Home Best Practices “No organization can make good decisions without conflict.”

“No organization can make good decisions without conflict.”

“No organization can make good decisions without conflict.”

“If everyone is thinking alike, someone’s not thinking.”

We tend to veer away from conflict.  It can make us feel uncomfortable, or even downright shaken.  It can inspire anger, anxiety, hurt feelings, and a lot of other negative outcomes.  So we avoid it.  We try to play nice and hope everybody else does the same.  If we can’t say something nice, our mothers taught us, don’t say anything at all.

If we could create such a place . . . a place free of conflict . . . would you want to work there?  Probably not because it would also be a place free of passion, free of divergent points of view, and free of lively debate.  It would be pretty boring.  And it wouldn’t be an industry leader, it would be at the back of the pack.

The fact is, properly managed, conflict moves a business forward.  New ideas are vetted in the heat of debate.  Ideas that survive the heat give us confidence that we may actually be onto something here.  Ideas that wilt under a robust discussion probably don’t deserve to see the light of day.  It’s the rite of passage that separates the good ideas from the not-so-good.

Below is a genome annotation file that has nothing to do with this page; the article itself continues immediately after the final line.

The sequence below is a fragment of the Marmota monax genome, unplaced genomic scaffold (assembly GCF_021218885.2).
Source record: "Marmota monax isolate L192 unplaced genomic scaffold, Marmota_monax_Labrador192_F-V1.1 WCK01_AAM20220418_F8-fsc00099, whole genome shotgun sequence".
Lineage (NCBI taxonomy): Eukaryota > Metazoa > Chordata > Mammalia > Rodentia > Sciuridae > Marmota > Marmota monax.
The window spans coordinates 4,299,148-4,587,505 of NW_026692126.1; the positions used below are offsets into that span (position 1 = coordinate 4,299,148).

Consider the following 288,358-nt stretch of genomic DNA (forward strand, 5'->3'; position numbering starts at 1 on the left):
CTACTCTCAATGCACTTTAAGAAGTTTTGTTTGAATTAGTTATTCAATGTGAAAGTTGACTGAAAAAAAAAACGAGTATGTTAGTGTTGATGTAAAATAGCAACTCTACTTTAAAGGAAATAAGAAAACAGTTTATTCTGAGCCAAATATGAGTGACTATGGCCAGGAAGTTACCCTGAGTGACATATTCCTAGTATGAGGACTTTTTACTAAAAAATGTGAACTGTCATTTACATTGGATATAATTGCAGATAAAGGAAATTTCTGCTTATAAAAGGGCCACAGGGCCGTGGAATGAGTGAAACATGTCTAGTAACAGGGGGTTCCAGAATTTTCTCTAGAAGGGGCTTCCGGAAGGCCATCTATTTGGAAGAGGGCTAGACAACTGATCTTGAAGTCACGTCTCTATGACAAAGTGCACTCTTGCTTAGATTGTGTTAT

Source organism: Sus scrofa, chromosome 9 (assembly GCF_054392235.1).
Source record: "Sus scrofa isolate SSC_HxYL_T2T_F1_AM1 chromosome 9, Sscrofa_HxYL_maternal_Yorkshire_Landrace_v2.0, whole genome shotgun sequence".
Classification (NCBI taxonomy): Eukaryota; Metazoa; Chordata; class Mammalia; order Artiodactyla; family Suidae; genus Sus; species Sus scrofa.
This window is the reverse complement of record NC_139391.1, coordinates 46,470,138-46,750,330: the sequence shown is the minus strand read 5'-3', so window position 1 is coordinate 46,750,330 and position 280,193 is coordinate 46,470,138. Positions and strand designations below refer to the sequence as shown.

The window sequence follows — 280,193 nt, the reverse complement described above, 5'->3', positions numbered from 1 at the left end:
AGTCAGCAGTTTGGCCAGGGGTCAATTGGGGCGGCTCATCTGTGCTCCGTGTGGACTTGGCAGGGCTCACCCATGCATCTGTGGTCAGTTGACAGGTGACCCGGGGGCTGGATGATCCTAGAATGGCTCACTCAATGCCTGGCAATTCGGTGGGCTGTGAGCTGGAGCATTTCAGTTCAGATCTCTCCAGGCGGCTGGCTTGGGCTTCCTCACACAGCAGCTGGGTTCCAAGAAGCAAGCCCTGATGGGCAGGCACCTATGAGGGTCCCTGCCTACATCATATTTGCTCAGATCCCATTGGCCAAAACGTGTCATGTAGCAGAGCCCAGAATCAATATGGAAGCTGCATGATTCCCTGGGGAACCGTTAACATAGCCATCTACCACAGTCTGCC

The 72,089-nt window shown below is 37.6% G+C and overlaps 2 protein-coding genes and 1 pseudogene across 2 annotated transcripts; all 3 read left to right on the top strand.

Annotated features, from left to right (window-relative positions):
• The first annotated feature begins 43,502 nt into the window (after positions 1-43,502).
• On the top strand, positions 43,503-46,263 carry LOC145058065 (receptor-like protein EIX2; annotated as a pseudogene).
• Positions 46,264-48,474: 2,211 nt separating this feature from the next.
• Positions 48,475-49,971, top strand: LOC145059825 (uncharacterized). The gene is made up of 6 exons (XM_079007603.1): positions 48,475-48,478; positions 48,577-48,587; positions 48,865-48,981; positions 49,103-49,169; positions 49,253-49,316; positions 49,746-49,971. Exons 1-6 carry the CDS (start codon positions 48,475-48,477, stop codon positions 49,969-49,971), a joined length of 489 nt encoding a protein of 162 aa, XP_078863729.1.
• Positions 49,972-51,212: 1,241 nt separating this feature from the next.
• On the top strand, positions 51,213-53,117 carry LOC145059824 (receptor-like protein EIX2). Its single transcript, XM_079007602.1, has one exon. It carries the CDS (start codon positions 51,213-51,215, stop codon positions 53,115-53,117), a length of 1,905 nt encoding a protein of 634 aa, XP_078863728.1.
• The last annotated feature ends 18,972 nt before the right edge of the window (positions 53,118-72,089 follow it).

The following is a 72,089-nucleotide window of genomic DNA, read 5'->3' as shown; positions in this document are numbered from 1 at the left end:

So how do we manage conflict so that it’s a positive force and not a detrimental one?

It starts with the simple notion that we can disagree without being disagreeable, and we build that simple notion into our culture.  Mostly that means we have to make it “safe” for people to disagree or to take opposite points of view.  So we vigorously defend our own position, but we don’t assign unworthy motives to our opponent.  We assume that everyone is well-intentioned and honestly motivated.  When people know they can stand up and say what they believe without being castigated or impugned, guess what?  They will!

As part of any good decision-making process, we need to hear a variety of opinions.  We need healthy, robust debate that brings out divergent thoughts without getting personal.  If we manage that well, we get everyone’s best thinking, and when the smoke clears, we’re still friends, colleagues, and members of the same team.

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